Yuan Yuan

Graduation Year


Document Type




Degree Name

Doctor of Philosophy (Ph.D.)

Degree Granting Department


Major Professor

Piyush Koria, Ph.D.

Committee Member

Robert Frisina, Ph.D.

Committee Member

Mark Jaroszeski, Ph.D.

Committee Member

Nathan Gallant, Ph.D.

Committee Member

Martin Muschol, Ph.D.


Elastin Like Peptides, Fibroblasts, Wound Healing, Heparan Sulfate Proteoglycan, Multifunctional Nanoparticles


Elastin-like peptides (ELPs) are stimulus-responsive protein-based polymers which are attractive material for biomedical research due to their biocompatibility and unique properties. The physical properties of ELPs are dependent on the chain length and the chosen amino acid at the guest residue position. This imparts unlimited flexibility in designing ELP based biomaterials with the desired physical properties.

We have shown that in addition to their physical properties, ELPs have biological activities that are conducive to tissue regeneration. Specifically, we found that ELPs induce fibroblast proliferation via cell surface heparan sulfate proteoglycans (HSPG). Furthermore, our data suggests that ELP based materials with differential proliferative potential can be designed by controlling the interaction of ELPs with HSPGs by incorporating either hydrophobic or positively charged residues within the ELP sequence. Fibroblast proliferation is important for granulation tissue formation which is important in chronic wounds as well as in healing of other tissues. The customizable biological activity of ELPs coupled with their unique physical properties will enable us to design novel, sustainable and cost effective therapies for different tissue regeneration applications.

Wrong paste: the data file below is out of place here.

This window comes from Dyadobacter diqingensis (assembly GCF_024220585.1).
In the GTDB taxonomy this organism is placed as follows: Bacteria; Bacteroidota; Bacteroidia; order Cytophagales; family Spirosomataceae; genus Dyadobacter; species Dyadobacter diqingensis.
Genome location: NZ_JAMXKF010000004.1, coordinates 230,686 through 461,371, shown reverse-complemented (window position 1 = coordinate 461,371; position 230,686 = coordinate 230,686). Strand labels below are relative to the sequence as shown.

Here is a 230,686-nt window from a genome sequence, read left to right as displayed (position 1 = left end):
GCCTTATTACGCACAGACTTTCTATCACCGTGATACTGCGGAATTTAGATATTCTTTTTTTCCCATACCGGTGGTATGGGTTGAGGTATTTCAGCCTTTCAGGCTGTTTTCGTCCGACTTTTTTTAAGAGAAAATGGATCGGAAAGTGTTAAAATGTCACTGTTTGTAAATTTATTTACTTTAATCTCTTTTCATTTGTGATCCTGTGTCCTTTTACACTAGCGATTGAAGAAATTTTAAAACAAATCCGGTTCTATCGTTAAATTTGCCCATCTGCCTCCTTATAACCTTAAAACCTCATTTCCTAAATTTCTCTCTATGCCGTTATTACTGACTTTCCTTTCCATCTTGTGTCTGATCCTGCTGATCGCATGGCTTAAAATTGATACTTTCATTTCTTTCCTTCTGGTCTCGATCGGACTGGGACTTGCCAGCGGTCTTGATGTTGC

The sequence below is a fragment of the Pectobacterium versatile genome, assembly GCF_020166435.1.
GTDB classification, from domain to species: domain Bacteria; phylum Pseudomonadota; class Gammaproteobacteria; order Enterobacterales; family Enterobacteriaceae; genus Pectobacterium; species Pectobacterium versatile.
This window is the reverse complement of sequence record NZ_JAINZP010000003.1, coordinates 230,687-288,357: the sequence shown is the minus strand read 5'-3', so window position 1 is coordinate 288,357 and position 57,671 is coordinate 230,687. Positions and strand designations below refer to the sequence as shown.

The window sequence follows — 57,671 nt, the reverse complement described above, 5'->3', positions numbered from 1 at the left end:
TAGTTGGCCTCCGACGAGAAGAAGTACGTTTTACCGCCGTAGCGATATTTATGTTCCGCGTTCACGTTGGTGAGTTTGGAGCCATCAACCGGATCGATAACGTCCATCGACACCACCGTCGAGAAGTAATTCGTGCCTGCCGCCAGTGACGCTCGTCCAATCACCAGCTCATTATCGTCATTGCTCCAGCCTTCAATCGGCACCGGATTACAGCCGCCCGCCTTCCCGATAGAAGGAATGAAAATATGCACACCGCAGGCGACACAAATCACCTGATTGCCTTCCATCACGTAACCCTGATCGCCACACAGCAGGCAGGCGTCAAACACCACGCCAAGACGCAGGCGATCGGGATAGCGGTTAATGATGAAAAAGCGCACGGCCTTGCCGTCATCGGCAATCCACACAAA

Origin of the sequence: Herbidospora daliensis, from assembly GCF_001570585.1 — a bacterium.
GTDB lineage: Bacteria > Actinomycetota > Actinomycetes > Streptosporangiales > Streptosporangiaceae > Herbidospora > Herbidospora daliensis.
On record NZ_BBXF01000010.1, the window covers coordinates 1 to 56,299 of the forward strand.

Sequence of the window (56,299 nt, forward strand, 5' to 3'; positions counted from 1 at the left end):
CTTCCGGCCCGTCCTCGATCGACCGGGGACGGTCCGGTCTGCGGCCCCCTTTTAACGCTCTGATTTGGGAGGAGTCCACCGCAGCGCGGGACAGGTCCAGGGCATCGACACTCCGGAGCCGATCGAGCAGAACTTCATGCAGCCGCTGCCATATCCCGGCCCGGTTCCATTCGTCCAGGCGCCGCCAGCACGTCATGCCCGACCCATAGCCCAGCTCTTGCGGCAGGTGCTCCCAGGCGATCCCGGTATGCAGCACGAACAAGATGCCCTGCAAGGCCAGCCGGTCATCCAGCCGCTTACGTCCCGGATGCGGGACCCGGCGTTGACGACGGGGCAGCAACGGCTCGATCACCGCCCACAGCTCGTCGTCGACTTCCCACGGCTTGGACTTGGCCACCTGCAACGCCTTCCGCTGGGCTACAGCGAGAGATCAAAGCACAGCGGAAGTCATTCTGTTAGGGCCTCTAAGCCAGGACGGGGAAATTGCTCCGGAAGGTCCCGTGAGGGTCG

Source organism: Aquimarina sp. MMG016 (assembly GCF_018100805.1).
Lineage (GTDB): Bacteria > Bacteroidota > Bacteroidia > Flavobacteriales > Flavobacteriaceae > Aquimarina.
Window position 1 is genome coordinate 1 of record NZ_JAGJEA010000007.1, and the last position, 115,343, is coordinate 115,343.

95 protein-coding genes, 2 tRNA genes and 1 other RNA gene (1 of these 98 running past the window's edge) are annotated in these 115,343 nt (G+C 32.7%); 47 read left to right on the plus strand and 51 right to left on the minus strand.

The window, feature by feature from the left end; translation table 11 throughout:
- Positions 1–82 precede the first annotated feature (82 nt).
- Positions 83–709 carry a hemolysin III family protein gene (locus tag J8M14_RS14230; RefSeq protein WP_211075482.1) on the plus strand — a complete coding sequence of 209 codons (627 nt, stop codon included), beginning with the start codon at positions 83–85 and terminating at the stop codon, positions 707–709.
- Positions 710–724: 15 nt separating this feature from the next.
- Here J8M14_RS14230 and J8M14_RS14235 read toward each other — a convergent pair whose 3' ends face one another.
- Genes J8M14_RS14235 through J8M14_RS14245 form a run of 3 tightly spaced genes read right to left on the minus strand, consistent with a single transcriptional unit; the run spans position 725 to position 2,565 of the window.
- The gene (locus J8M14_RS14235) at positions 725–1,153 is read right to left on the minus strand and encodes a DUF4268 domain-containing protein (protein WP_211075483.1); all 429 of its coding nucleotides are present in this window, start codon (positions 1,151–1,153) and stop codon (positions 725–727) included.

ELPs can be genetically fused to biologically active peptides or proteins. These fusions can be expressed and readily purified since they maintain the phase transitioning property of the fused ELP domain. Moreover, depending on the ELP sequence chosen the chimeric fusion sequences can self-assemble into unique structures such as nanoparticles. These structures can then be applied to the injury site where they not only provide unique topographical cues or structural support but also act as delivery vehicles for the fused bioactive protein. We developed a multifunctional nanoparticle that is comprised of PMP-D2-ELP fusion protein and different functional peptide ELP fusion proteins to preserve the bioactivity of the functional group with the existence of elastase. These heterogeneous particles will be beneficial for the delivery of combination therapies to solve multiple problems that often existed in chronic wound healing or other tissue regeneration process.

In summary, this study adds to our understanding of the biological activity of ELP and the interaction mechanism that allow the regulation of cellular behavior. Furthermore this work also investigated the potential therapeutic application of ELP as a delivery platform for chronic wound healing.